The Georgia Supreme Court ruled against Expedia in a case brought by the City of Columbus relating to hotel occupancy taxes. In the 4-3 ruling, the court upheld a lower court's ruling that Expedia needed to charge (and remit) the occupancy taxes on the full rate charged on Expedia.com rather than the lower net rate which was actually remitted to the hotel.

This is the third case that has gone against Expedia in recent months with similar rulings in Washington State (albeit a consumer class-action suit) and Anaheim, California.

An example which shows the issue at hand:

Room rate on Expedia.com: $100.00 (Net rate: negotiated between Expedia and Hilton $80.00)
Room rate on Hilton.com: $100.00
Columbus, GA tax rate: 7%

In this scenario, the consumer would pay $107.00 at either Expedia or Hilton.com Hilton charges $107 all-in as does Expedia to maintain rate parity between the two channels. Expedia labels the $7 "taxes and fees."

However, it gets interesting when you look at what is going on behind the scenes. In the above scenario, Columbus gets $7 ($100 x .07) from the Hilton.com booking. With the Expedia booking, Columbus gets $5.60 ($80 x .07) since occupancy taxes are collected (and remitted) based on the revenue flowing through the door of the actual hotel. The hotel never sees the $100 rate - just the $80 wholesale rate and remits taxes on same.

Expedia retains the resulting $1.40 difference as the fees portion of the "taxes and fees."

But here is the rub - this is the way tax has been collected on net hotel rates for years - long before the advent of the Internet. Since way back when Liberty Travel practically invented the travel package, hotels have always paid on the money that flowed across their thresholds. And consumer sales tax is not collected on the wholesale price of goods but the retail price. It seems that a "new" distribution channel has been singled out because of its own success.

Municipalities and states should give a second thought to going after the OTAs - after all, they are critical to bringing in tourist dollars - biting the hand that feeds you may not be such a smart idea. Let us know when Columbus, GA finds another marketing vehicle with as much reach and breadth as Expedia.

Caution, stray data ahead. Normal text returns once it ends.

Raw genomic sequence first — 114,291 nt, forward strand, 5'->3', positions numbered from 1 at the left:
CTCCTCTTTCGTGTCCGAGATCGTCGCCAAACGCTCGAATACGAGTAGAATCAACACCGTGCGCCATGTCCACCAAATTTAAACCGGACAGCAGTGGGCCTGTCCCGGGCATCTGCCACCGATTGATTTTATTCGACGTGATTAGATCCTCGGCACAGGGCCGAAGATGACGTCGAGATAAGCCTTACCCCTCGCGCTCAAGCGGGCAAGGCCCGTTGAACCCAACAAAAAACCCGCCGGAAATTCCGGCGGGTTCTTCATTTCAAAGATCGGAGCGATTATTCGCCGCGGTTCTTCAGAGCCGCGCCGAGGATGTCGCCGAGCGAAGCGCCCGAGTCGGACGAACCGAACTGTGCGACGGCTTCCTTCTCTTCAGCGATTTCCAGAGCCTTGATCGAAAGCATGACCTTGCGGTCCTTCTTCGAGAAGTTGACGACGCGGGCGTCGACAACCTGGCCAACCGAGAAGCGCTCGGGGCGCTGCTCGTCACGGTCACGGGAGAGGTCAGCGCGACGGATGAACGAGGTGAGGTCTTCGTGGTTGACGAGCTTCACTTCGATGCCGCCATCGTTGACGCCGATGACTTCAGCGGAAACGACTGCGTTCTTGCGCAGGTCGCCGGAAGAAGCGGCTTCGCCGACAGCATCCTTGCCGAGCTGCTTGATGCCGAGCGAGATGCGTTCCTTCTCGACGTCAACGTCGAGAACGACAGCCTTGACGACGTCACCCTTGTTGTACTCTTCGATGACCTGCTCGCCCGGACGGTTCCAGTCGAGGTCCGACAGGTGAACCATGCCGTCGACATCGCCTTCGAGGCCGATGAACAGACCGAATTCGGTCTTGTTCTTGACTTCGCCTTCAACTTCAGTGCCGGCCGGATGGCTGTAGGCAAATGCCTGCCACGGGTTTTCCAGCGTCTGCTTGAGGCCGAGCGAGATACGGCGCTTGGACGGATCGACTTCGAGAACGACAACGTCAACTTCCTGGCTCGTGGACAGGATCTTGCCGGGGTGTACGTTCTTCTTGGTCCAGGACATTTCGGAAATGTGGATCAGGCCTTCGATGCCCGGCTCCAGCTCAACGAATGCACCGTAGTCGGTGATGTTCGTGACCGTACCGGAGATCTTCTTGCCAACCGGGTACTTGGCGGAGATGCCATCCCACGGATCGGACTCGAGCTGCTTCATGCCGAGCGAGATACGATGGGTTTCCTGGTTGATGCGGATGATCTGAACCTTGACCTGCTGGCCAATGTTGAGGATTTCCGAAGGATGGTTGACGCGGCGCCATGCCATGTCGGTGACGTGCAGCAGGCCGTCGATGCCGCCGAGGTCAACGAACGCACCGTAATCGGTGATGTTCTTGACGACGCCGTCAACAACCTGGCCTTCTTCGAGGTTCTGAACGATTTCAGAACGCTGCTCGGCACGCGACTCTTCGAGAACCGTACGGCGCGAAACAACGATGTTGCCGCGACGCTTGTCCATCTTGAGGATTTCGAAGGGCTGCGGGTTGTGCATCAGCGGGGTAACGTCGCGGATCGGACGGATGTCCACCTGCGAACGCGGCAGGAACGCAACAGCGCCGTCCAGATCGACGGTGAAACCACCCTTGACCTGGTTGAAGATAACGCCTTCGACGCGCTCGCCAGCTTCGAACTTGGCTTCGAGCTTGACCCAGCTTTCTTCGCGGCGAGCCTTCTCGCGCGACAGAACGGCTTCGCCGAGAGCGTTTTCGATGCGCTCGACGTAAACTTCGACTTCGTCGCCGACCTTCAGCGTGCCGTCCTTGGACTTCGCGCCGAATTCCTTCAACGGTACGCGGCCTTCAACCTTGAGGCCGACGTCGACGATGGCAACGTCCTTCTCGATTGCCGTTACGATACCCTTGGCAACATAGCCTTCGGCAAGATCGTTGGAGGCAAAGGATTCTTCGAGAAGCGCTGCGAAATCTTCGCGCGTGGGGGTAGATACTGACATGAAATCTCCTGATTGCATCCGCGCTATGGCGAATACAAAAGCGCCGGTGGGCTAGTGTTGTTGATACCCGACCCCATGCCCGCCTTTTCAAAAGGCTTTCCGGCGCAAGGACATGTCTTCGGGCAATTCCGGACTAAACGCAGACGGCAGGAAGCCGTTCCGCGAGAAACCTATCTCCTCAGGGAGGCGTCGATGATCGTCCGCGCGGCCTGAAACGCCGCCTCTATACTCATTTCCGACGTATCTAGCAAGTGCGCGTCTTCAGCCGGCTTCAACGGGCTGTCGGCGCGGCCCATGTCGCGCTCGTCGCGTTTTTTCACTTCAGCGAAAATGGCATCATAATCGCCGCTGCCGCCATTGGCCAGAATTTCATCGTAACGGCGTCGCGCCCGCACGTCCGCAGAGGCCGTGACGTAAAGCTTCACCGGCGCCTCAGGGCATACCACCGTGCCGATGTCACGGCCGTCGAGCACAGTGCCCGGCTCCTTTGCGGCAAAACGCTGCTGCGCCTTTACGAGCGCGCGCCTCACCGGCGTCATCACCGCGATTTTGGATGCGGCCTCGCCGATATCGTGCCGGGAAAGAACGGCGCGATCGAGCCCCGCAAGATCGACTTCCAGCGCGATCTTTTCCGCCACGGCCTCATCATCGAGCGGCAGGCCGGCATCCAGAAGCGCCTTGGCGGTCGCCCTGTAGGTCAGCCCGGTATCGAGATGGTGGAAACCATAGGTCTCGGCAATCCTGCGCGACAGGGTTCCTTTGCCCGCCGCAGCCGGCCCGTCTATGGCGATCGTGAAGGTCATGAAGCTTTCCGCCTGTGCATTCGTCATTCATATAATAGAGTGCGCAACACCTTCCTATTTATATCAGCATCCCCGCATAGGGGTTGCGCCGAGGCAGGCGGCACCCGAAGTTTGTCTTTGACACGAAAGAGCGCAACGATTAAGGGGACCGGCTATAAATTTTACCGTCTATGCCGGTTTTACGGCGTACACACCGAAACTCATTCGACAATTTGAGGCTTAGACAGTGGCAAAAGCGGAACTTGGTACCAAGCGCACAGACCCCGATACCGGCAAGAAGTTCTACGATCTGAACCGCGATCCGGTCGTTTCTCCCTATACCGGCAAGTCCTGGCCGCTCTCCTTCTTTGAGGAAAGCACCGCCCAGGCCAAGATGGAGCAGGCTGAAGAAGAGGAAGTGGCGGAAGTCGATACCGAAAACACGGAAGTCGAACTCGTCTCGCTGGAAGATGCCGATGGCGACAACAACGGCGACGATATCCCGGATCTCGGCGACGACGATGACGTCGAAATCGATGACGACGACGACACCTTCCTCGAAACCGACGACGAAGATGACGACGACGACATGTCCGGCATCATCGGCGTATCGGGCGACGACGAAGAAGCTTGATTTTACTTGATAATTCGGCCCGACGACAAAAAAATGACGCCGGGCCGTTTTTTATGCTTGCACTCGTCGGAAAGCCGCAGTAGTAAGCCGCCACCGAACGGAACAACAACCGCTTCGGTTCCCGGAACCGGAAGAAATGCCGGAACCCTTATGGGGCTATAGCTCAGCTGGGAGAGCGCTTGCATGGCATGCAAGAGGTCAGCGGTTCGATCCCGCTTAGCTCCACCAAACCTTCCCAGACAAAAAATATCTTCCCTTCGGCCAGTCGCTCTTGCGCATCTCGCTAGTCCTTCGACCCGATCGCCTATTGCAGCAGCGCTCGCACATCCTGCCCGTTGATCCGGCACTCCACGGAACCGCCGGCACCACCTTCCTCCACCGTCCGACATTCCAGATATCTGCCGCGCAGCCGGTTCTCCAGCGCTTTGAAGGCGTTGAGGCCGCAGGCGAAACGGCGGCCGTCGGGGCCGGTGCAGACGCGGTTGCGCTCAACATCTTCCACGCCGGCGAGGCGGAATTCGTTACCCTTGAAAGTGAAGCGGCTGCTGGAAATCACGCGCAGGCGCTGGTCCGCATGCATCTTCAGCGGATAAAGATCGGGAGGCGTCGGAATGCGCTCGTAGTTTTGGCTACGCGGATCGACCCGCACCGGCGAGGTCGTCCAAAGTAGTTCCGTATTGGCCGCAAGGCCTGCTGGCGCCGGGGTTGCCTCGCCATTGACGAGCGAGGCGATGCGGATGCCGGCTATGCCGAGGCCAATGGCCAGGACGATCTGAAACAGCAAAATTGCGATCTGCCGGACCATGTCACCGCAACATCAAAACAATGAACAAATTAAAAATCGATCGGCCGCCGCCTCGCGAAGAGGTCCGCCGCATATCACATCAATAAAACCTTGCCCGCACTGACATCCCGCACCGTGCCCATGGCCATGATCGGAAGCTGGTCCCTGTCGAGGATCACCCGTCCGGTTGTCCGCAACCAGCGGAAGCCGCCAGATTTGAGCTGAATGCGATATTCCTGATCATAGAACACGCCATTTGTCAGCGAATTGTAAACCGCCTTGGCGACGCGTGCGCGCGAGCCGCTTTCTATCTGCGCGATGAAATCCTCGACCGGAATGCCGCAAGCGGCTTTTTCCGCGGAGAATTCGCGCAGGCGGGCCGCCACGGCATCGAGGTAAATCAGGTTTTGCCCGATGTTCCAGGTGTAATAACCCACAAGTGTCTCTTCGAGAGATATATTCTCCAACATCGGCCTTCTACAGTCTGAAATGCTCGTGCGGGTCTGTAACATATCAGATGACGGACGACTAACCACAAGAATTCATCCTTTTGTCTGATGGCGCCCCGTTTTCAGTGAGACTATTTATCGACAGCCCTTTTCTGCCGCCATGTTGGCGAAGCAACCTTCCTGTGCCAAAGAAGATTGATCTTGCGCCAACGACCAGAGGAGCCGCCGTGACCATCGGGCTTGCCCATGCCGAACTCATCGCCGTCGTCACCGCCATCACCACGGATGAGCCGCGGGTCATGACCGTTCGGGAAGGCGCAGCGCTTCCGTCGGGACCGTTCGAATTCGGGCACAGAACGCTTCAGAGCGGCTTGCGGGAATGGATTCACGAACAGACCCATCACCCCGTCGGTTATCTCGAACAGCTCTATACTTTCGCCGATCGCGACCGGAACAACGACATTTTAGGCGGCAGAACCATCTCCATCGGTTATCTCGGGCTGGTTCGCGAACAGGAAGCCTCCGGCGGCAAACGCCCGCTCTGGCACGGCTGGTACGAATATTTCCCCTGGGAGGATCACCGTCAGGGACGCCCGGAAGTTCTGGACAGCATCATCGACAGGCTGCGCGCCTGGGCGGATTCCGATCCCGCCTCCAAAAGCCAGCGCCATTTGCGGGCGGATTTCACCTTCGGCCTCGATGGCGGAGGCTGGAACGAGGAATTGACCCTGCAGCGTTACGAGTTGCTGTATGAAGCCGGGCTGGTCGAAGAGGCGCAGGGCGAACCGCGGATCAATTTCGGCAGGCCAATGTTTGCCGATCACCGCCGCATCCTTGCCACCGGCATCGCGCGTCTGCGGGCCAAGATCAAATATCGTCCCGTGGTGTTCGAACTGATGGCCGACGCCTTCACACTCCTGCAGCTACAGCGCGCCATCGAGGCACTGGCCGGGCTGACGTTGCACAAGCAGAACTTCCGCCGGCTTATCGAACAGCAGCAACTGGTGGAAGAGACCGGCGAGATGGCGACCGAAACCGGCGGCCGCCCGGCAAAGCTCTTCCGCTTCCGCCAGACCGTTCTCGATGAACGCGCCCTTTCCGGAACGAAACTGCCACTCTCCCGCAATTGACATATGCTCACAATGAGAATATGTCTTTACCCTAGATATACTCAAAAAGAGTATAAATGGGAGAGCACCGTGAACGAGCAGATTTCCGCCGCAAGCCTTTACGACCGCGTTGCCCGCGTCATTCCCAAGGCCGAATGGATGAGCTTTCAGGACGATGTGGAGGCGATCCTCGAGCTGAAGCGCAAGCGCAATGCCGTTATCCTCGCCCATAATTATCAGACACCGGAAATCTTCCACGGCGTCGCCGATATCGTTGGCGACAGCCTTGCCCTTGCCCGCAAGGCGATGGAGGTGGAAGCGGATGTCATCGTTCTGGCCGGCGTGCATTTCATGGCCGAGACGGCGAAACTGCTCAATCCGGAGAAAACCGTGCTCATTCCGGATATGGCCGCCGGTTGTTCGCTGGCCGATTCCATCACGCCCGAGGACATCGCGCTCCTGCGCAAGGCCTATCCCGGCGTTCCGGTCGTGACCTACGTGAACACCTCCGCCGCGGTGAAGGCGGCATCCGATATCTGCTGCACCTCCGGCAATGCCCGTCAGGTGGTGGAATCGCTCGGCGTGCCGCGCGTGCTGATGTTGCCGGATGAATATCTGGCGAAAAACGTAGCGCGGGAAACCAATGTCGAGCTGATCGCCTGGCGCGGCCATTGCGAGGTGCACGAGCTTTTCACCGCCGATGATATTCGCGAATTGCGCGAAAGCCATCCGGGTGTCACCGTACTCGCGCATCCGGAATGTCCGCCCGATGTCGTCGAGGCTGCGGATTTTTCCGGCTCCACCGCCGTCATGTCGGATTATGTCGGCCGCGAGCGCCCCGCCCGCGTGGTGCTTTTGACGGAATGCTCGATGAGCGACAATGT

We'll see where this one goes - indeed, the appeal would rest with the United States Supreme Court.

Thursday, June 11, 2009

Delta: Cutting Further Capacity this Fall

Delta announced this morning that they will cut capacity by10% this fall vs. the same time last year due to the effects of the recession and rising oil prices. Of note, they will also reduce international capacity by a further 5% for an overall reduction in international flying of 15% year over year.

Several international routes of note are on the chopping block for the fall. First up is Atlanta-Shanghai nonstop service. This is a route that Delta fought bitterly for against other US carriers and only started flying in March of 2008.

Also on the block are nonstops from Cincinnati (CVG) to Frankfurt (FRA) and London-Gatwick (LGW). Since merging with Northwest, Delta has pulled back significant capacity in CVG in favor of its newer and much larger hub just North of CVG in Detroit. If CVG can no longer support nonstops to London and Frankfurt (routes Delta has flown for more than 10 years) one can only expect further downsizing in CVG.

Wednesday, June 10, 2009

Delta: Ooops, we forgot the fuel surcharge: Crazy deals to Europe!

Last night, Delta uploaded a host of new fares for Central and Southern European destinations including Madrid, Zurich, Athens, Barcelona and the like. In so doing, however, they managed to leave off the $200 fuel surcharge making for some outrageously low airfare deals.

For example, JFK-Zurich in August for $233 including all taxes and fees. Similar deals were to be had to Madrid and Barcelona - the taxes alone to Europe these days are often over $100. Athens was a bit more but who is going be bothered paying $400 for a ticket to Greece in the peak of summer?

How did this happen you may ask?

Airlines file or load international airfares from their internal systems to a distribution partner known at ATPCO or the Airline Tariff Publishing Company. ATPCO is owned by most of the major airlines and serves as a central "hub" for fare (but not inventory) distribution to the major Global Distribution Systems (GDSs) such as Sabre, Travelport and Amadeus. ATPCO sends international fare changes to the GDSs five times per day where it is processed and made available for sale. Travel agents (everyone from Amex to Expedia) can access the airlines fares, schedules and availability directly from the GDSs.

Airlines send two pieces of data to ATPCO with each load: Fares and rules. The fares are fairly self explanatory - a basic dollar amount for each specific fare product. The rules get more tricky. This is where each fare product is defined - things like Saturday night stay requirements, advance purchases, etc. Also part of the rules section is, you guessed it, fuel surcharges. In last night's load, Delta inadvertently left of the $200 fuel surcharge for these fares. ATPCO dutifully uploaded the fares to the GDSs and voila: Cheap tickets to Europe!